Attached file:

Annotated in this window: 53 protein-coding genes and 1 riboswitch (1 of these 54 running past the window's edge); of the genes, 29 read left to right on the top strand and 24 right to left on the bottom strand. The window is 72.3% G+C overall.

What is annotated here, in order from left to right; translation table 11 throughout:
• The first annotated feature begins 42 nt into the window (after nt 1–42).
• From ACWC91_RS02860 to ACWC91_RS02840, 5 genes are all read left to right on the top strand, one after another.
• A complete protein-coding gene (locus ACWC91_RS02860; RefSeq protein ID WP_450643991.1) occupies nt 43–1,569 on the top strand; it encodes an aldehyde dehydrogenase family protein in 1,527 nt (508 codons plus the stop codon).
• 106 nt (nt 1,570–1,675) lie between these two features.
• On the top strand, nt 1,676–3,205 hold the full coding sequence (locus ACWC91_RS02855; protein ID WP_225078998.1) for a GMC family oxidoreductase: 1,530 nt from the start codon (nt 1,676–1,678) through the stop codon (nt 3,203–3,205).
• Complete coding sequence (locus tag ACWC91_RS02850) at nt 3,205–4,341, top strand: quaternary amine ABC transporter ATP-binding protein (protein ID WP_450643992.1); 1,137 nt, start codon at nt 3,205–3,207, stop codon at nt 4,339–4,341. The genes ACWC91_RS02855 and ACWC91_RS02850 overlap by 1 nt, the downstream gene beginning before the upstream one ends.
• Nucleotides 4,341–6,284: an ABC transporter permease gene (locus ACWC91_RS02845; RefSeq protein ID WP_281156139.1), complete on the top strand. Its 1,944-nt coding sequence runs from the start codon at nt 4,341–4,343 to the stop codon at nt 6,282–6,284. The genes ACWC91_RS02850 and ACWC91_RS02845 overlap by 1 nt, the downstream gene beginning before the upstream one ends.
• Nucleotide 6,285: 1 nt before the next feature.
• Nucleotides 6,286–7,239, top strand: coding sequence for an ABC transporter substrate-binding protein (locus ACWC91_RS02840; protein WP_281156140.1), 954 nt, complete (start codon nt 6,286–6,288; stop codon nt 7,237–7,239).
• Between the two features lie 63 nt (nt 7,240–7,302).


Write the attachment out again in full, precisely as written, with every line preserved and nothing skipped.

Annotated in this window: 53 protein-coding genes and 1 riboswitch (1 of these 54 running past the window's edge); of the genes, 29 read left to right on the top strand and 24 right to left on the bottom strand. The window is 72.3% G+C overall.

What is annotated here, in order from left to right; translation table 11 throughout:
• The first annotated feature begins 42 nt into the window (after nt 1–42).
• From ACWC91_RS02860 to ACWC91_RS02840, 5 genes are all read left to right on the top strand, one after another.
• A complete protein-coding gene (locus ACWC91_RS02860; RefSeq protein ID WP_450643991.1) occupies nt 43–1,569 on the top strand; it encodes an aldehyde dehydrogenase family protein in 1,527 nt (508 codons plus the stop codon).
• 106 nt (nt 1,570–1,675) lie between these two features.
• On the top strand, nt 1,676–3,205 hold the full coding sequence (locus ACWC91_RS02855; protein ID WP_225078998.1) for a GMC family oxidoreductase: 1,530 nt from the start codon (nt 1,676–1,678) through the stop codon (nt 3,203–3,205).
• Complete coding sequence (locus tag ACWC91_RS02850) at nt 3,205–4,341, top strand: quaternary amine ABC transporter ATP-binding protein (protein ID WP_450643992.1); 1,137 nt, start codon at nt 3,205–3,207, stop codon at nt 4,339–4,341. The genes ACWC91_RS02855 and ACWC91_RS02850 overlap by 1 nt, the downstream gene beginning before the upstream one ends.
• Nucleotides 4,341–6,284: an ABC transporter permease gene (locus ACWC91_RS02845; RefSeq protein ID WP_281156139.1), complete on the top strand. Its 1,944-nt coding sequence runs from the start codon at nt 4,341–4,343 to the stop codon at nt 6,282–6,284. The genes ACWC91_RS02850 and ACWC91_RS02845 overlap by 1 nt, the downstream gene beginning before the upstream one ends.
• Nucleotide 6,285: 1 nt before the next feature.
• Nucleotides 6,286–7,239, top strand: coding sequence for an ABC transporter substrate-binding protein (locus ACWC91_RS02840; protein WP_281156140.1), 954 nt, complete (start codon nt 6,286–6,288; stop codon nt 7,237–7,239).
• Between the two features lie 63 nt (nt 7,240–7,302).